US 7562534 B2
A method for establishing a cryogenic insulation system wherein aerogel is provided to a sealable insulation space which is pressurized and depressurized, preferably using carbon dioxide gas, and cooled to cryogenic temperatures typically by the application of refrigeration from cryogenic liquid.
1. A method for establishing a cryogenic insulation system comprising:
(A) providing an insulation space containing aerogel and defined by an inner wall and an outer wall;
(B) conducting at least one pressurization and at least one depressurization of the aerogel containing insulation space wherein the pressurization comprises providing condensable gas to the aerogel containing insulation space and the depressurization is to a level below atmospheric pressure; and
(C) after the at least one depressurization is completed, cooling at least one wall of the aerogel containing insulation space to a temperature less than 190 K such that the condensable gas condenses to cause a further pressure reduction to occur and the aerogel adsorbs some quantity of the condensable gas and any non-condensable gases present within the insulation space to cause a yet further pressure reduction to occur within the insulation space.
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This invention relates generally to insulation systems and, more particularly, to insulation systems intended for use at cryogenic temperatures.
Conventional cryogenic vacuum insulation systems for double walled vessels require a hard vacuum, typically less than 1 micron Hg at 0° C. The purpose of the vacuum is to reduce gas conduction/convection. The hard vacuum required is expensive to produce, requiring long pump out times at elevated temperature. This results in a high manufacturing cost for vacuum insulated equipment. Once obtained, the hard vacuum is notoriously difficult to maintain over the useful life of the equipment, which may typically be from 15 to 20 years, and it is found in practice that, despite all the precautions, the pressure in the vacuum space inevitably rises causing a dramatic loss of performance. One alternative is to use foam insulation. However this insulation has much higher heat leak than vacuum insulation. Unless elaborate measures are taken to weatherseal foam insulations, the infiltration of water will cause them to degrade rapidly. Accordingly, a cryogenic insulation system is required which is reliable over its lifetime, inexpensive to fabricate, has a high performance, and is relatively insensitive to loss of vacuum.
A method for establishing a cryogenic insulation system comprising:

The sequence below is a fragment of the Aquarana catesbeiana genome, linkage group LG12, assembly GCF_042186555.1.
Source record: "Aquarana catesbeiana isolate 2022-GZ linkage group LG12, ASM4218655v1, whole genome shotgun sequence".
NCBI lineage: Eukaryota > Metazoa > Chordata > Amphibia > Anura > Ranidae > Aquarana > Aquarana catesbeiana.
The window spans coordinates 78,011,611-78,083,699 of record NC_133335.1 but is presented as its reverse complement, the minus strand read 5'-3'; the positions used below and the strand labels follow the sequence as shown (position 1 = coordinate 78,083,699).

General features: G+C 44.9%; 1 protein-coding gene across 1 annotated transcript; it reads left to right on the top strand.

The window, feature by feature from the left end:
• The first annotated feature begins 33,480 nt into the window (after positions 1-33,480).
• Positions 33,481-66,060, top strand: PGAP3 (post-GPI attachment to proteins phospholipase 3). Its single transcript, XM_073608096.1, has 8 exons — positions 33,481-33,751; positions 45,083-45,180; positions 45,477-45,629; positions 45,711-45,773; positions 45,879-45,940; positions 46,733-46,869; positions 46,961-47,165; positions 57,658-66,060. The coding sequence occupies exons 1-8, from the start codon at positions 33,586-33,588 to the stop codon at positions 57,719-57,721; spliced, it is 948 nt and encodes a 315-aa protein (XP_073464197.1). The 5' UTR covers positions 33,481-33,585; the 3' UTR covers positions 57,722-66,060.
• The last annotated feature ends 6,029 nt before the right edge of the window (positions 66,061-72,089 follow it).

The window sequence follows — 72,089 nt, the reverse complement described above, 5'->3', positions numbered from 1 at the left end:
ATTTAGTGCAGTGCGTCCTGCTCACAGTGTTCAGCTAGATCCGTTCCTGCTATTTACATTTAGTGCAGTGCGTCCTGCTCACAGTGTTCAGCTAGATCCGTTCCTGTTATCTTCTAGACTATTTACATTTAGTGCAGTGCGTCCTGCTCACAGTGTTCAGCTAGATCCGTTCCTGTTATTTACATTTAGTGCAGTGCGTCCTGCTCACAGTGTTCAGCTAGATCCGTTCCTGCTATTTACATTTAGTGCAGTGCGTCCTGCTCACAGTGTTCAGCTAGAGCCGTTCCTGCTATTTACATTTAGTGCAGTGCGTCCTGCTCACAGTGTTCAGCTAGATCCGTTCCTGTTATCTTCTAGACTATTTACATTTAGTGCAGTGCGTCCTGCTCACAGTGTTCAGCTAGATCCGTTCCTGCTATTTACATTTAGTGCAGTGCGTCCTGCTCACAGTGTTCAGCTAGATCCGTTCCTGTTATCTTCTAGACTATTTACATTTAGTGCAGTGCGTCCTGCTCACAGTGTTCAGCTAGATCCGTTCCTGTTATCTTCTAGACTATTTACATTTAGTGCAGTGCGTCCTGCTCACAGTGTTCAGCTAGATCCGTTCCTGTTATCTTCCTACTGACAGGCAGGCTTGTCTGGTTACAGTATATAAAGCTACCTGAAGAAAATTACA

As used herein the term “condensable gas” means a gas having a vapor pressure at the cold condition which is significantly lower than the pressure which would be expected by applying the ideal gas law at the average temperature of the insulation space. Typically this will result from the condensable gas undergoing a phase change from gas to solid. However, the aerogel insulation has an extremely high specific area, and when cooled to cryogenic temperature is capable of adsorbing some quantity of gas.
The sole FIGURE is a simplified cross sectional representation of one embodiment of the invention wherein the insulation space is defined by the walls of a double walled conduit.
The invention is applicable for use with any double walled structure or vessel such as a double-walled pipe or a double walled tank. The FIGURE illustrates a section of double-walled pipe or conduit and the invention will be discussed in greater detail with reference to the FIGURE.
Referring now to the FIGURE, insulation space 1 is the volume defined by inner wall 2 and outer wall 3 of double walled conduit 4. Insulation space 1 contains aerogel 5 which may be in the form of an aerogel composite such as a blanket which comprises aerogel combined with fibrous batting such as polyester, fiberglass, carbon fiber, silica fiber and mixtures thereof. Preferably at least 75 percent of the volume of the insulation space is filled with aerogel or aerogel composite.
Any suitable aerogel may be used in the practice of this invention. The preferred aerogel in the practice of this invention is silica aerogel. Aerogel can be produced as a monolithic block, as a particulate in the form of granules, beads or powder fines, or as a composite aerogel blanket which incorporates fibrous batting. A gel or aerogel is a coherent, rigid, continuous three-dimensional network of colloidal particles. Gels are produced by the aggregation of colloidal particles, typically under acidic conditions when neutralizing salts are absent, to form a three-dimensional gel microstructure. When a gel is dried, i.e. when liquid is removed from the pores, by means in which the coherent gel microstructure is preserved, such as by supercritical drying, a low-density gel or an aerogel is formed. A suitable process for the production of an aerogel is described in U.S. Pat. No. 3,122,520. A suitable process for the production of an aerogel composite is described in U.S. Pat. No. 6,670,402. The aerogel preferably is a metal oxide aerogel, particularly a silica aerogel. The aerogel particles can have any suitable density, preferably about 0.05 g/cm.sup.3 to about 0.15 g/cm.sup.3. The aerogel particles also can have any suitable surface area, preferably at least about 200 m.sup.2/g. The surface area described herein is calculated based on the amount of nitrogen adsorbed at five different relative pressures over the range 0.05 to 0.25 atm according to the Brunauer-Emmett-Teller (BET) model, referenced in Gregg, S. J., and Sing, K. S. W., “Adsorption, Surface Area and Porosity”, p. 285, Academic Press, New York (1991).